Perhaps today, with the widespread use of cellphones, Jack Lurch would've been able to utilize a hands-free remote to continue his conversations while insulating the pipes and, uh, fitting the steam.

Joe Matos was a funny little loudmouth, a carpenter with a Napoleon complex. Picture a Puerto-Rican Joe Pesci saying, "Hey, I know your old man, he's awright. There's a lotta pricks in this business. Your father - not a prick."

Walk through the job on any given day and you'd hear -- though not always see -- Frankie the 'Lectrician and his boss, Les, cursing each other out from within the ceilings, the walls, etc. It was as if the chapel was haunted by a couple of foul-mouthed poltergeists.

There's more money to be made in the private sector, but you could easily get screwed. With city jobs, you'll get paid, sooner or later. But the paperwork and red tape and change orders and delays -- by vendors and general contractors Saul Garbas and Byron Coleman -- could drive you nuts waiting.

Loved the conversations between laborers Juan DeJesus and Marcus Bolton. Juan would tell long stories about his messed-up Brooklyn apartment or life back in Puerto Rico, and Mississippi Marcus would just kinda repeat what he said in his own words.
Juan: Man, my brother was drinkin' so much, he had to go in the bushes.
Marcus: Yeah, was takin' a piss, right, Johnny?
Juan: Yeah! And this bee came along and he got stung. Y'know, down there!
Marcus: Yeah, nailed him right on the pecker, right, Johnny?
Juan: Man, he said it hurt, but didn't mind it getting all red and shit...
Marcus: Yeah, swoled up like a muthafucka, right, Johnny?

Bernie the plumber kinda scared me. He was a big guy who was pissed off all the time, and heavily peppered his rants with angry four-letter words. But I probably didn't need to worry so much - I heard he thought this fuckin' cartoon was fuckin' funny.

The bane of the job was accessing a sewage pipe that was 12-feet underground. It was a fragile clay pipe, which meant we couldn't excavate the whole thing with a bulldozer, but digging by hand, we soon hit heavy boulders, and had to hire a hoe-ram to break through. The fixtures on the damn machine never worked right, and Stanley Krupski would threaten to walk off the job. Gee, Operator Krupski, Krups you!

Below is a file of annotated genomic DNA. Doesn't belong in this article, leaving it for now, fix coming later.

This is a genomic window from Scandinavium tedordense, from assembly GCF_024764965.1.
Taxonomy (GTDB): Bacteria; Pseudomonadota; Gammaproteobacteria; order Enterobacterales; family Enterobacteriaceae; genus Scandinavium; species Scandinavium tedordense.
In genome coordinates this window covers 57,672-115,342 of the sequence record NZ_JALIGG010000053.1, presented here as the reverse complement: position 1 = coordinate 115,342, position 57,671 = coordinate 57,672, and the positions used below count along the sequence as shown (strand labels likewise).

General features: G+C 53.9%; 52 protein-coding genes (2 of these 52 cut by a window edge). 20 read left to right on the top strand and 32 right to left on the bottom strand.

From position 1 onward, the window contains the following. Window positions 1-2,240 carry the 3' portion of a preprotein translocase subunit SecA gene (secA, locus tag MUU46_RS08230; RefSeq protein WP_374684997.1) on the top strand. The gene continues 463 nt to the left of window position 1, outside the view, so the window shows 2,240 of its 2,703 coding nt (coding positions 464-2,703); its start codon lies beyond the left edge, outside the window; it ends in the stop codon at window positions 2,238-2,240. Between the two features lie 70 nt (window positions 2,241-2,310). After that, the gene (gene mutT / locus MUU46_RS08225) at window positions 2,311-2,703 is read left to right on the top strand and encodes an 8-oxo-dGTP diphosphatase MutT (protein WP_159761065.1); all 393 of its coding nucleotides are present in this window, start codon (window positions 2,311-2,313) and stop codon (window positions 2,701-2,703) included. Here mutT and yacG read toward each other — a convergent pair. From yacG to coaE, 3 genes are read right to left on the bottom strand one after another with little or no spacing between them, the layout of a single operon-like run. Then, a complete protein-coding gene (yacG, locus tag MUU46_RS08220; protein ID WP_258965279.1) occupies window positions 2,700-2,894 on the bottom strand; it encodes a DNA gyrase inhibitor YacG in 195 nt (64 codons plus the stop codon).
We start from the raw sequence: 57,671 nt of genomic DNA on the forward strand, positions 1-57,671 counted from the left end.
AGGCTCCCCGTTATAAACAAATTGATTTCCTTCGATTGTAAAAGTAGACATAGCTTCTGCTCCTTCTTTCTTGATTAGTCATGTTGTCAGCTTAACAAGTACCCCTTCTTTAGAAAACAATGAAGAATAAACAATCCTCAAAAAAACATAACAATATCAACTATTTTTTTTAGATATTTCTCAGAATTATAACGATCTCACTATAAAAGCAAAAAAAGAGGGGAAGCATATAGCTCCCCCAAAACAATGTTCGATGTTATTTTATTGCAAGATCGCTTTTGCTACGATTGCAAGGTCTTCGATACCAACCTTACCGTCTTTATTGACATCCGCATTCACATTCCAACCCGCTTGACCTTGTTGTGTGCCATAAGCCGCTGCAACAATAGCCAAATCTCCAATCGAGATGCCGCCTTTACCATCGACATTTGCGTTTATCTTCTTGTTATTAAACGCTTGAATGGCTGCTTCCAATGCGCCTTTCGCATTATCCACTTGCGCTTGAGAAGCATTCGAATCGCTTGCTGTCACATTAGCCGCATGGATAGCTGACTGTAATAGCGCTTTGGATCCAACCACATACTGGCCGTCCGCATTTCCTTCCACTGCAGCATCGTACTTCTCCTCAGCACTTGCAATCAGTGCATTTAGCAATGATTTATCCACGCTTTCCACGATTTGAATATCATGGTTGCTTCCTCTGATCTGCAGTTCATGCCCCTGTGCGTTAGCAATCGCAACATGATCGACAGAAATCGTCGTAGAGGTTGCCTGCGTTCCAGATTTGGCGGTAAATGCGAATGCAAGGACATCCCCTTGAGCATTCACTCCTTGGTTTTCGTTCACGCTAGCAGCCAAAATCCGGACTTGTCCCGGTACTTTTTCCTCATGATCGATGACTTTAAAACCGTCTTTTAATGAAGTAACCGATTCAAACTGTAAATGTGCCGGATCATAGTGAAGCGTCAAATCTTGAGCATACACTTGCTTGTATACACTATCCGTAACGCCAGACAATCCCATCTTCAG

Then poor Hans Gupta would arrive. I can't remember if he was the safety inspector or the VA's construction engineer, but he was always rattling on in his thick Indian accent about someone possibly falling in the trench, when he was the only one facing that peril, walking around the hole in his suit and low-traction Oxford shoes.

Gary Bolton, Marcus's brother, was unwaveringly optimistic about finishing the job. He'd spit his tobacco juice and keep digging, even as it rained every other day that summer. He'd clear out a few feet one day, and the rain would wash the dirt back in that night. Me, Marcus and Juan and others also jumped into the hole to help, but no one was as positive-thinking as Gary.
Juan: Man, we're like a buncha amateurs on this job.
Marcus: Yeah, couple o'rookies, right, Johnny?
Juan: Shit man, we ain't never gonna get done.
Marcus. Yeah. We gonna be down here for the rest of our lives, right, Johnny?

But Marcus was wrong; Gary was right - it eventually got done, and we all moved onto other jobs. I'd see those guys on other construction sites, and when I went back in New York I'd occasionally hear stories about other stuff they were up to.

Well, I better get back to shuffling papers. Hard to believe I'm gonna miss this office crap someday. But who knew I'd look back on the Bronx job as such good times...?